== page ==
By Andrew Keith
With the most recent act of evil at a small church in Sutherland Springs, Texas, the idea that God would allow such despicable acts of evil in a place of His worship has been widely questioned. This is nothing new, of course, as almost everyone in their lifetime, religious or irreligious, struggles with this paramount question. Why do bad things happen to good people? Those people who died in the church, they were good people, you see, so how could a loving and just God condemn them to die while they were praising Him for His many blessings in their lives? This isn’t a new question in the realm of theology and it has been one that will always be hard to answer due to the colossal importance the answer holds to so many people across all cultures and all beliefs.
The first thing I think of when I hear this question is that whoever is asking it is missing half of the picture. To ask why bad things happen to good people one must also ask its supplementary question: why do good things happen to bad people? If it’s important to understand why bad things happen to good people then it should be of equal importance to know why good things happen to bad people. Neither one “deserved” their respected treatments. A good man must be treated good for he deserves it. A bad man must be treated bad because he deserves it. The truth is, no one is totally good or totally bad. We are all capable of committing evil albeit hopefully not to the extent that the Texas shooter and the Las Vegas shooter have exemplified. We all have evil hearts. We have and always will. We are like a shattered glass that has pieces sharp and dull scattered about. No matter how “good” or how “bad” we deem someone, our own capability of evil remains the same. Because of this inherent evil in all of us, bad things inevitably happen to everyone. This remains true in the opposite spectrum, as well. Good things happen to everyone at some point because we all have the capability of good in us. This is life. Life is about the struggles, the joy, the temptation, the romance, the frustration. Honestly, what would life be without its share of evil? If the world were fully good yet fully human, what would be the point of believing in God? When someone is discouraged by God’s seemingly contradictory nature, they believe that God’s allowing of evil to occur is reason for unbelief. I feel quite the opposite. If the world were full of pure, unrefined goodness, what would the point of God be? It is far more logical to believe in a God that saves us from our evil nature and the evil deeds of this world. If we had Heaven on Earth and we were all good people doing good things, there would be no role for God. But since our world isn’t full of good people doing good things, we have even more reason to believe there is a God who can mend our shattered glass.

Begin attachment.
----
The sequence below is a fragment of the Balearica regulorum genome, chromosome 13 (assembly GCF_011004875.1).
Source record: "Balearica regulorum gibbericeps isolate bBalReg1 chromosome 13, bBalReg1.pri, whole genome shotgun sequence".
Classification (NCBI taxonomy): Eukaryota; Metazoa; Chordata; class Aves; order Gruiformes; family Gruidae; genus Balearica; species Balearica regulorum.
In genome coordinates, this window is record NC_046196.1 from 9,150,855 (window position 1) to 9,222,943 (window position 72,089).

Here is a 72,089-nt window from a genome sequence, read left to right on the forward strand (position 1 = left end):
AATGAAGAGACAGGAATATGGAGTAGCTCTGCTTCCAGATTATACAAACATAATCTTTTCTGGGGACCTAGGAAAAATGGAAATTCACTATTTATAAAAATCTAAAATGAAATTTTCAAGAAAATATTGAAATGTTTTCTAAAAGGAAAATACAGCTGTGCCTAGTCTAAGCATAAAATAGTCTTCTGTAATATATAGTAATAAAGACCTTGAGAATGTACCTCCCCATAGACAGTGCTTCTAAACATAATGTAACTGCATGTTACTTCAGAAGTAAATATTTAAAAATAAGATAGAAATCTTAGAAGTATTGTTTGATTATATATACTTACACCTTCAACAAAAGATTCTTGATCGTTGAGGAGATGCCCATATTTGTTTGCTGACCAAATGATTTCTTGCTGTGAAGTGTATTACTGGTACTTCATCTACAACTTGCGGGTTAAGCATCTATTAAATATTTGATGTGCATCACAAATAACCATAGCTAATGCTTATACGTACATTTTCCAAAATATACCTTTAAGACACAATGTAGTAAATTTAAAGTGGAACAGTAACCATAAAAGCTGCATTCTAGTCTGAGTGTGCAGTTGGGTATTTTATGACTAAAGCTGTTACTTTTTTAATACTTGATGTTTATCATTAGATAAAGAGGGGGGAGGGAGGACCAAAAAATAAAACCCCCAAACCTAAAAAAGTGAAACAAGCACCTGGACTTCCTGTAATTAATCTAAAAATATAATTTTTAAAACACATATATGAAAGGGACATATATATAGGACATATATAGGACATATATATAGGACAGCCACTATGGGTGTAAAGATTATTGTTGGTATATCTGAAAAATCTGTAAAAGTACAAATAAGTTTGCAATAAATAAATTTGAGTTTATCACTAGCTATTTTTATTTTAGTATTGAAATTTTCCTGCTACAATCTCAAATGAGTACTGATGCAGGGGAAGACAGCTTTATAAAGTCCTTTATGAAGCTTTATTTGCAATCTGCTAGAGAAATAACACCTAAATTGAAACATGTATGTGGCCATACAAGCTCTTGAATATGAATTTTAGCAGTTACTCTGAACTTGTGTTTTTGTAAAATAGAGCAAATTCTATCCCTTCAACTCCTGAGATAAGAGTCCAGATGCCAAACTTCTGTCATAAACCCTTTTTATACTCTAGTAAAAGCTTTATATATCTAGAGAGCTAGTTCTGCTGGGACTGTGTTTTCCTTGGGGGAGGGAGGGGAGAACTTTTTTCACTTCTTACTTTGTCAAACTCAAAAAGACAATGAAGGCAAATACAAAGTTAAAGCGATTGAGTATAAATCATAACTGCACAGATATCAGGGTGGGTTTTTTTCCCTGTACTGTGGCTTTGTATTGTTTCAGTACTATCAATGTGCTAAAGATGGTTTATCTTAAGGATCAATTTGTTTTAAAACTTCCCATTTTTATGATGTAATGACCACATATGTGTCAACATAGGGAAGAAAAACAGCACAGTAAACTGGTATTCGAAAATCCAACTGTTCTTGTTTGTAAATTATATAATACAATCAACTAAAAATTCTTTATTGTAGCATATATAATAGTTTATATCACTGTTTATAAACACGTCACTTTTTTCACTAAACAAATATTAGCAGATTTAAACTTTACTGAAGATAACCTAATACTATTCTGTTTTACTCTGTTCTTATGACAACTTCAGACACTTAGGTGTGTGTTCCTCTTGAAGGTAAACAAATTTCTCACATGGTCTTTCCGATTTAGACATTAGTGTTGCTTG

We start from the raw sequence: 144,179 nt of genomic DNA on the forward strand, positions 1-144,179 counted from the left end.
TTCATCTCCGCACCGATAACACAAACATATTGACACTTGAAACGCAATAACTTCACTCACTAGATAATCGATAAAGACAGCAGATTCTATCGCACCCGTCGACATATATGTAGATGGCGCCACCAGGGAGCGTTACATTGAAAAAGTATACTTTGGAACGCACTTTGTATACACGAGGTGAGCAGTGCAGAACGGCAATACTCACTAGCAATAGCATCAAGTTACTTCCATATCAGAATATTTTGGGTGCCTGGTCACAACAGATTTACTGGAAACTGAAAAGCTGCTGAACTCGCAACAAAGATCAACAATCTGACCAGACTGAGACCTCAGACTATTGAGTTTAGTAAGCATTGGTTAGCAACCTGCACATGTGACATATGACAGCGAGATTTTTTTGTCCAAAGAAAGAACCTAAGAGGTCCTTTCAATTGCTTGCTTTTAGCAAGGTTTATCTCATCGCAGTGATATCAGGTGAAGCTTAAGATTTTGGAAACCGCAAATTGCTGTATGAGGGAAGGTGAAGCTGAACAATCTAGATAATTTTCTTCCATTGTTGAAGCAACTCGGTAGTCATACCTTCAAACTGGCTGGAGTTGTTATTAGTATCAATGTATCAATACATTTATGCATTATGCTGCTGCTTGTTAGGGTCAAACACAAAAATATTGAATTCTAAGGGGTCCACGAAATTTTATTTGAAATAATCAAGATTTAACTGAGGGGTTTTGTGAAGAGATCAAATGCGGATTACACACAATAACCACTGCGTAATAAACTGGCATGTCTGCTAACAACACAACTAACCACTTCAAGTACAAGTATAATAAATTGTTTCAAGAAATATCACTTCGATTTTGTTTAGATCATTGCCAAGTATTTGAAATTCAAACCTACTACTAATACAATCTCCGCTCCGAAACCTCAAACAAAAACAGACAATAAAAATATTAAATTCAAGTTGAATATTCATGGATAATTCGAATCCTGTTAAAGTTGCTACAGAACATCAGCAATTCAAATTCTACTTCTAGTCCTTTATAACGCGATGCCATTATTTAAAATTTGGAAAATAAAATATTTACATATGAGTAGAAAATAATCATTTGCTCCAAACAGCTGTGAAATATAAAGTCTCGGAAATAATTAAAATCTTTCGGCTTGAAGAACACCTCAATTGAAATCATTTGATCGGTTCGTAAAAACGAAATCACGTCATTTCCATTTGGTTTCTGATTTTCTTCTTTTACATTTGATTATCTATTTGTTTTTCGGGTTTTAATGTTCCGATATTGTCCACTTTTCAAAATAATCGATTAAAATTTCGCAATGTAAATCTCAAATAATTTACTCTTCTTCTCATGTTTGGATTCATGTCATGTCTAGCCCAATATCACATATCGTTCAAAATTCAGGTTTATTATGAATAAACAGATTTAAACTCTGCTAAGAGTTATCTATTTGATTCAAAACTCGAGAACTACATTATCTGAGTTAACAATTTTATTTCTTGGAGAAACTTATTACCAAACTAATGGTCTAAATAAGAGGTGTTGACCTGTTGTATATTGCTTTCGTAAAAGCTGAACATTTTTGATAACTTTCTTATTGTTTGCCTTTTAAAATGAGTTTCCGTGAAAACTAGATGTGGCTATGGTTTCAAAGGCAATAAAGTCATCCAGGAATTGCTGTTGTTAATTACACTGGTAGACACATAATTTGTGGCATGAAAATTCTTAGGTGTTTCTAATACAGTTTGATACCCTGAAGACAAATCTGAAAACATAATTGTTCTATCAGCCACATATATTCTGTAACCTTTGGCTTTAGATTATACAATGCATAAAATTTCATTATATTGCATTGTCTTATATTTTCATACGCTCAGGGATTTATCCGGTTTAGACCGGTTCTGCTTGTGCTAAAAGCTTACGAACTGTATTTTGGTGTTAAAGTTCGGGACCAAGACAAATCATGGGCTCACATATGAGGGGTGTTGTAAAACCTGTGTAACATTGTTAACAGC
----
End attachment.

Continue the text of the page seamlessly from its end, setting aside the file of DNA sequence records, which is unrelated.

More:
The explanation many Christians give to explain evil is something along the lines of, “God has a plan for us all. All we need to do is believe in it and it’ll be alright in the end.” Although the statement may be true, it is not convincing to anyone outside of Christianity. That answer makes it out to be a matter of blind faith which will make them question whether or not Christianity itself is a matter of blind faith. A generalized answer must be appropriate for those who are searching for a reason to believe, as I think all people are at some point in their life. The typical Christian response is too much of a cop-out for others to truly believe it. Yes, Jeremiah 29:11 says it right there, but the picture this typical Christian response paints is not true to the character of God. God does have a plan for us and we must believe that if we are Christians, but there are far better explanations as I have mentioned previously that answer the question so that even those who do not believe can understand who God is.
I do not believe we will find the true answer as to why countless men decide to commit atrocious acts of pure evil. No one will know why men decide to take away the sanctity of human life in a single instant. No one will know how to stop or prevent acts of evil from occurring to good people. But we do know that God allows it because we put it upon ourselves. Adam used the gift of free-will to introduce evil into men’s hearts, where it lies awake in the night, preys upon every weakness and opportunity. God allows evil because there is no other way for God to be God if there is no evil.